Every day countless businesses across the country take extra time and effort to minimize the impact their operations have on the environment. One of the areas in which a lot of progress is being made is in Organics Recycling. Organics recycling includes both traditional composting, as well as innovative programs such as “Food-to-People,” in which edible food is donated to people in need, and “Food-to-Livestock,” in which organic waste is sent to local farmers for hog-feed. Food scraps and food-soiled paper make up a ¼ of our garbage, creating methane (a potent greenhouse gas) when landfilled. Recycling these organics reduces garbage in our landfills, creates valuable resources and provides economic development opportunities.
We want to make it easier for anyone to know which restaurants and businesses go that extra mile to make our world better. We believe if people know which restaurants donate their food scraps to a local food shelter, or what businesses recycled their organics by participating in a local composting program, they will choose those businesses over others. By recognizing these businesses for their efforts, we hope to encourage others to participate in cutting down their waste.
To get the ball rolling, we’ve teamed up with Minneapolis’ Hennepin County Environmental Services to host an Iconathon design workshop with the goal of creating a badge system that can be displayed on storefronts across the city. These “badges of honor” will be similar in nature to the Yelp or Zagat rating stickers that can be seen on restaurants around the country. The Iconathon will be held on Sunday, March 24th as part of University of Minnesota College of Design’s Public Interest Design Week.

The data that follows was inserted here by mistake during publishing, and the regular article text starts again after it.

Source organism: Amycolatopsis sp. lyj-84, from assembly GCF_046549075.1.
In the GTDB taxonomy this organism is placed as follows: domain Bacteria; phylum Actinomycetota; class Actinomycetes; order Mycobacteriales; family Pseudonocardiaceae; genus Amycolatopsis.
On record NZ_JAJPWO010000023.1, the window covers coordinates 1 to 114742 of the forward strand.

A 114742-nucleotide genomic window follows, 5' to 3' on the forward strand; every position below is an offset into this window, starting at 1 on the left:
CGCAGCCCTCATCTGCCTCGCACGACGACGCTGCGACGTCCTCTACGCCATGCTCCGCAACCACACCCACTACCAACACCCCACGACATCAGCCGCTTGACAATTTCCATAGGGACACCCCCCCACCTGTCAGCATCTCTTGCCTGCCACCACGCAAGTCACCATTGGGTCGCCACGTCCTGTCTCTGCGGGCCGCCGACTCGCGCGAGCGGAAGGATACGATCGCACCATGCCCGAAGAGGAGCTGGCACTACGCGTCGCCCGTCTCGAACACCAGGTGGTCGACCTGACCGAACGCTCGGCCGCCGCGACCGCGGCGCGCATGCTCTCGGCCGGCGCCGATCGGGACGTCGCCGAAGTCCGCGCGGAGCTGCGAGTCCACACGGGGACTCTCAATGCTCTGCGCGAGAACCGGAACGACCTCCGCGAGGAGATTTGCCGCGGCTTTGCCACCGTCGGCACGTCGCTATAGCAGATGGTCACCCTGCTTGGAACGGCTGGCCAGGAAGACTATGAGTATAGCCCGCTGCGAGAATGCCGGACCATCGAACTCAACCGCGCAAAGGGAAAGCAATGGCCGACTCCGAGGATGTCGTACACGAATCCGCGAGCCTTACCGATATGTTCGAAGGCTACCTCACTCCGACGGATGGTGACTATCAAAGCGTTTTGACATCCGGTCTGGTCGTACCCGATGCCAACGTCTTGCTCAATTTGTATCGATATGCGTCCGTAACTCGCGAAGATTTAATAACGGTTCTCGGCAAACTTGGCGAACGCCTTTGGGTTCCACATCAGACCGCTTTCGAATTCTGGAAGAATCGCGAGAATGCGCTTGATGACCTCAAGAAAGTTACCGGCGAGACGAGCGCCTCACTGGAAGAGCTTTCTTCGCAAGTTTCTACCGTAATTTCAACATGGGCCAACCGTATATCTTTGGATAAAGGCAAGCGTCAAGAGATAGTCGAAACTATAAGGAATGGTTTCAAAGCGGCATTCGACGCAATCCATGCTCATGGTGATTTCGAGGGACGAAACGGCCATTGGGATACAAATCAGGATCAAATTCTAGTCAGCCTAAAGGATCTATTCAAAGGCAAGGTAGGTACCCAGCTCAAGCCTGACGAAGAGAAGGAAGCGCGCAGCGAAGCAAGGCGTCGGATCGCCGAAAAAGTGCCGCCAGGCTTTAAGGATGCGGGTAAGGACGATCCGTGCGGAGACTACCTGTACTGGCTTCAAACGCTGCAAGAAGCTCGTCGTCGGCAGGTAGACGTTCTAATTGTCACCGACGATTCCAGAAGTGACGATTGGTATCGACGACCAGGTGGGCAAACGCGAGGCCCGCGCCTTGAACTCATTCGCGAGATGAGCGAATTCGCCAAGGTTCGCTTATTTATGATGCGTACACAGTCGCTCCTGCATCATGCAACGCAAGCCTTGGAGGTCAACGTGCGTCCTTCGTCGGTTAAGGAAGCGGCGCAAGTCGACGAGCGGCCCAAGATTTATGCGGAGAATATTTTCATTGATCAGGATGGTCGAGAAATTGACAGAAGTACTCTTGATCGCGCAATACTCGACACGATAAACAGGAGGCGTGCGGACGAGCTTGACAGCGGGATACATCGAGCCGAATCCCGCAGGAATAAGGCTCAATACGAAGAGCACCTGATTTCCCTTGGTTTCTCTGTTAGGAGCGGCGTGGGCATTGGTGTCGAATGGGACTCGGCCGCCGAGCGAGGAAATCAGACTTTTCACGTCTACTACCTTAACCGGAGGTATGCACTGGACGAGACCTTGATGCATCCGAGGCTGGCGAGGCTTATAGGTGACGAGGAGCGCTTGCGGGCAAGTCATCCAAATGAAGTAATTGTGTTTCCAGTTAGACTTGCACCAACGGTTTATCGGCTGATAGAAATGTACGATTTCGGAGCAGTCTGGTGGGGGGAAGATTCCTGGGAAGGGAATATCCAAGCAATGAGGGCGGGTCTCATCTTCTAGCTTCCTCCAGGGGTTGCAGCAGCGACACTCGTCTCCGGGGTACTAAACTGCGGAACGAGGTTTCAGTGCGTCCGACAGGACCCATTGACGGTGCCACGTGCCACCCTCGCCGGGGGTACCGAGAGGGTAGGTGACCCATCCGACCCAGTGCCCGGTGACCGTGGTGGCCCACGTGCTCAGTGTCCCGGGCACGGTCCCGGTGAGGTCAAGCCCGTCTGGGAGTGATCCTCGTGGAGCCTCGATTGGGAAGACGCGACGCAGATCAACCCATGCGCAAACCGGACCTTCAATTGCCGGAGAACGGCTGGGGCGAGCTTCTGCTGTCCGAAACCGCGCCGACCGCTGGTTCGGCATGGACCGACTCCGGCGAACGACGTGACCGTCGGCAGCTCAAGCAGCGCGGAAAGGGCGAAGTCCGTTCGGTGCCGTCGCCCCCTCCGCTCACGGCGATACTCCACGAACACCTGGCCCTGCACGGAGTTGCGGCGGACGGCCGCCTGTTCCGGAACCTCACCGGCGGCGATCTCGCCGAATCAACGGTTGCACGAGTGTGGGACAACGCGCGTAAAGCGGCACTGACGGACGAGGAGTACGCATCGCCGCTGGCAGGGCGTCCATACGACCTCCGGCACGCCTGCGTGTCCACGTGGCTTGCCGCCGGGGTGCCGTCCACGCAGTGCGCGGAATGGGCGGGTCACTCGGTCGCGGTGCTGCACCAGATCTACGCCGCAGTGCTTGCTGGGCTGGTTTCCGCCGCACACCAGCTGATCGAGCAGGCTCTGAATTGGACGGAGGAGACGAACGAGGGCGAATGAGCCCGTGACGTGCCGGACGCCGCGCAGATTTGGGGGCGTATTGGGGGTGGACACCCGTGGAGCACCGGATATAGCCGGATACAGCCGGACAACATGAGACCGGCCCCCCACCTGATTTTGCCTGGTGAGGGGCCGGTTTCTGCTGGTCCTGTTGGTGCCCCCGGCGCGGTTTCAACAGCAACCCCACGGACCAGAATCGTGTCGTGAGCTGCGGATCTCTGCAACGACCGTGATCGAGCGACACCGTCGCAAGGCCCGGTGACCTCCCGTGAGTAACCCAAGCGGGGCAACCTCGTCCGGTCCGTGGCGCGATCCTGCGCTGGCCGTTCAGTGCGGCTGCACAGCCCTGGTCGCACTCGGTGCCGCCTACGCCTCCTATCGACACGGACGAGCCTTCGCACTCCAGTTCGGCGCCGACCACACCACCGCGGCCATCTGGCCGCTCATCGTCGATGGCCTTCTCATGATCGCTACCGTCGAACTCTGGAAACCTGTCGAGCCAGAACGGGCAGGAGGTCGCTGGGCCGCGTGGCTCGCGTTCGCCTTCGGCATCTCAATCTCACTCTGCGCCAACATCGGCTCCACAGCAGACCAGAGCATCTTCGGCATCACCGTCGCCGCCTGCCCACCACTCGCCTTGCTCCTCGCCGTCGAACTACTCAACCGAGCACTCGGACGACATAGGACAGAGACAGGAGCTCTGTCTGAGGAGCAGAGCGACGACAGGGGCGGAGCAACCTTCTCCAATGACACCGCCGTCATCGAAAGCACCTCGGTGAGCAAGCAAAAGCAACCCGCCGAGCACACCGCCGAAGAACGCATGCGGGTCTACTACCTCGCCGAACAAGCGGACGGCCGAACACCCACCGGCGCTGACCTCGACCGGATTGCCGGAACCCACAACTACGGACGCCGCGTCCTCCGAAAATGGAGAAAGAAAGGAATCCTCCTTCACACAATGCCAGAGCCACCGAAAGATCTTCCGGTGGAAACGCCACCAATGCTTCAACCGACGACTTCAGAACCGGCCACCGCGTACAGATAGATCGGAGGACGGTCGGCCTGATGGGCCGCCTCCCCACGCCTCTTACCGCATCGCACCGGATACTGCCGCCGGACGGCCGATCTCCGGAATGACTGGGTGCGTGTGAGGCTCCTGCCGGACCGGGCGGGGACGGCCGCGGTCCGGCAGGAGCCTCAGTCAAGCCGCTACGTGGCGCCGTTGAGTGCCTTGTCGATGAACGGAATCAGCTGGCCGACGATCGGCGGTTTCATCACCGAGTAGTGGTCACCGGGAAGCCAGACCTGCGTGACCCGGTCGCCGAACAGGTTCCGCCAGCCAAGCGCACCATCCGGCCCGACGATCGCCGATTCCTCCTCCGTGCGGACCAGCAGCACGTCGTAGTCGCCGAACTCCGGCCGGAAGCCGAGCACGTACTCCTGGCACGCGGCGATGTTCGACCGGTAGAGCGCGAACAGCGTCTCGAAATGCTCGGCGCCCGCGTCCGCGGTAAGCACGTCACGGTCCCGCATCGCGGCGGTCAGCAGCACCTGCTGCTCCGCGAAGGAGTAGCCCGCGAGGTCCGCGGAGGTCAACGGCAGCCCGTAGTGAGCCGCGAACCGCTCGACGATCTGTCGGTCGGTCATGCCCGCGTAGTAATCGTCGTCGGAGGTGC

We’ve chosen Hennepin County as our partner in this because they have been at the forefront of the organics recycling movement. The county has assisted businesses, schools and cities in setting up organics recycling programs, including providing a grant to the City of Minneapolis for a pilot curbside organics recycling program in the Linden Hills neighborhood. Currently, about 150 businesses in the county, such as Target, MSP Airport and IKEA, as well as numerous schools and colleges, participate in organics recycling.
When the recycling movement began in the early 1970’s, a 23-year-old college student Gary Anderson created the now universally recognized recycling symbol that has since had a tremendous effect on our environment. Our goal is to engage the design community and civic activists to create new “badges of honor” to encourage more recycling programs around the world. The icons created during the Iconathon will be released into the public domain to be used by anyone interested in engaging in recycling programs.
When: Sunday, March 24th from 10:30am to 3:30pm
Where: University of Minnesota, College of Design, Rapson Hall at 89 Church Street SE, Minneapolis, MN 55455.
RSVP: Seating is limited, RSVP for free tickets.
Yelp sticker photo taken by Robyn Lee.